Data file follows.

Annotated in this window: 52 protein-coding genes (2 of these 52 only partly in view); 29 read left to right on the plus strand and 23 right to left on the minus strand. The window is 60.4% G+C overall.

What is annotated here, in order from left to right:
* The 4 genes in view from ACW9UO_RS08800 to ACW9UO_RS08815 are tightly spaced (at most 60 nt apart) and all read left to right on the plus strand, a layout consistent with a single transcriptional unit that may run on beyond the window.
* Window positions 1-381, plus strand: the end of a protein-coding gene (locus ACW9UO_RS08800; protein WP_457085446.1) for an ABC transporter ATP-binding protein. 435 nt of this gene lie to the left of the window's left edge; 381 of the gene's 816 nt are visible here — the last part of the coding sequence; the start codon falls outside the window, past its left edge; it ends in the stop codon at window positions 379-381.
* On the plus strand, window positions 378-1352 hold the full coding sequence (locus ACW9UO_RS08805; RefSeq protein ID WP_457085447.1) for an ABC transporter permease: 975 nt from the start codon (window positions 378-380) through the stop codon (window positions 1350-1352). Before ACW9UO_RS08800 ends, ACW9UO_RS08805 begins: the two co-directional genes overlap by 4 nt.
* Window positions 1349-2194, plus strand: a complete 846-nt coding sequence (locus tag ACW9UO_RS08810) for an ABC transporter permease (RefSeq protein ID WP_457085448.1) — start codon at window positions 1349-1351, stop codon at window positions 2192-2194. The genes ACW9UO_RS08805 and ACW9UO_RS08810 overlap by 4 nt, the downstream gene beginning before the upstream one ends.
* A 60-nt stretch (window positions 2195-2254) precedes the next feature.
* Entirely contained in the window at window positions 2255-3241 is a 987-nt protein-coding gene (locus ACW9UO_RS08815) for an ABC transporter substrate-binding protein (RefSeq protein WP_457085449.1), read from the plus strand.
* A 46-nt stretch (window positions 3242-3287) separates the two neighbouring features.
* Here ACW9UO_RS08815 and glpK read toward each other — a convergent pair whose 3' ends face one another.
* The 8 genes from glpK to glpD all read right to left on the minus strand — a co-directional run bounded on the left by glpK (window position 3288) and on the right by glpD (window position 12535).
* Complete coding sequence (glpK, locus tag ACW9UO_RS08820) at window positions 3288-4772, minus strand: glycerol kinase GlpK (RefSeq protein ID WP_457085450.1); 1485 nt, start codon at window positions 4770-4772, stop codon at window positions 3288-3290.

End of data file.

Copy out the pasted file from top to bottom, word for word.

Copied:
Annotated in this window: 52 protein-coding genes (2 of these 52 only partly in view); 29 read left to right on the plus strand and 23 right to left on the minus strand. The window is 60.4% G+C overall.

What is annotated here, in order from left to right:
* The 4 genes in view from ACW9UO_RS08800 to ACW9UO_RS08815 are tightly spaced (at most 60 nt apart) and all read left to right on the plus strand, a layout consistent with a single transcriptional unit that may run on beyond the window.
* Window positions 1-381, plus strand: the end of a protein-coding gene (locus ACW9UO_RS08800; protein WP_457085446.1) for an ABC transporter ATP-binding protein. 435 nt of this gene lie to the left of the window's left edge; 381 of the gene's 816 nt are visible here — the last part of the coding sequence; the start codon falls outside the window, past its left edge; it ends in the stop codon at window positions 379-381.
* On the plus strand, window positions 378-1352 hold the full coding sequence (locus ACW9UO_RS08805; RefSeq protein ID WP_457085447.1) for an ABC transporter permease: 975 nt from the start codon (window positions 378-380) through the stop codon (window positions 1350-1352). Before ACW9UO_RS08800 ends, ACW9UO_RS08805 begins: the two co-directional genes overlap by 4 nt.
* Window positions 1349-2194, plus strand: a complete 846-nt coding sequence (locus tag ACW9UO_RS08810) for an ABC transporter permease (RefSeq protein ID WP_457085448.1) — start codon at window positions 1349-1351, stop codon at window positions 2192-2194. The genes ACW9UO_RS08805 and ACW9UO_RS08810 overlap by 4 nt, the downstream gene beginning before the upstream one ends.
* A 60-nt stretch (window positions 2195-2254) precedes the next feature.
* Entirely contained in the window at window positions 2255-3241 is a 987-nt protein-coding gene (locus ACW9UO_RS08815) for an ABC transporter substrate-binding protein (RefSeq protein WP_457085449.1), read from the plus strand.
* A 46-nt stretch (window positions 3242-3287) separates the two neighbouring features.
* Here ACW9UO_RS08815 and glpK read toward each other — a convergent pair whose 3' ends face one another.
* The 8 genes from glpK to glpD all read right to left on the minus strand — a co-directional run bounded on the left by glpK (window position 3288) and on the right by glpD (window position 12535).
* Complete coding sequence (glpK, locus tag ACW9UO_RS08820) at window positions 3288-4772, minus strand: glycerol kinase GlpK (RefSeq protein ID WP_457085450.1); 1485 nt, start codon at window positions 4770-4772, stop codon at window positions 3288-3290.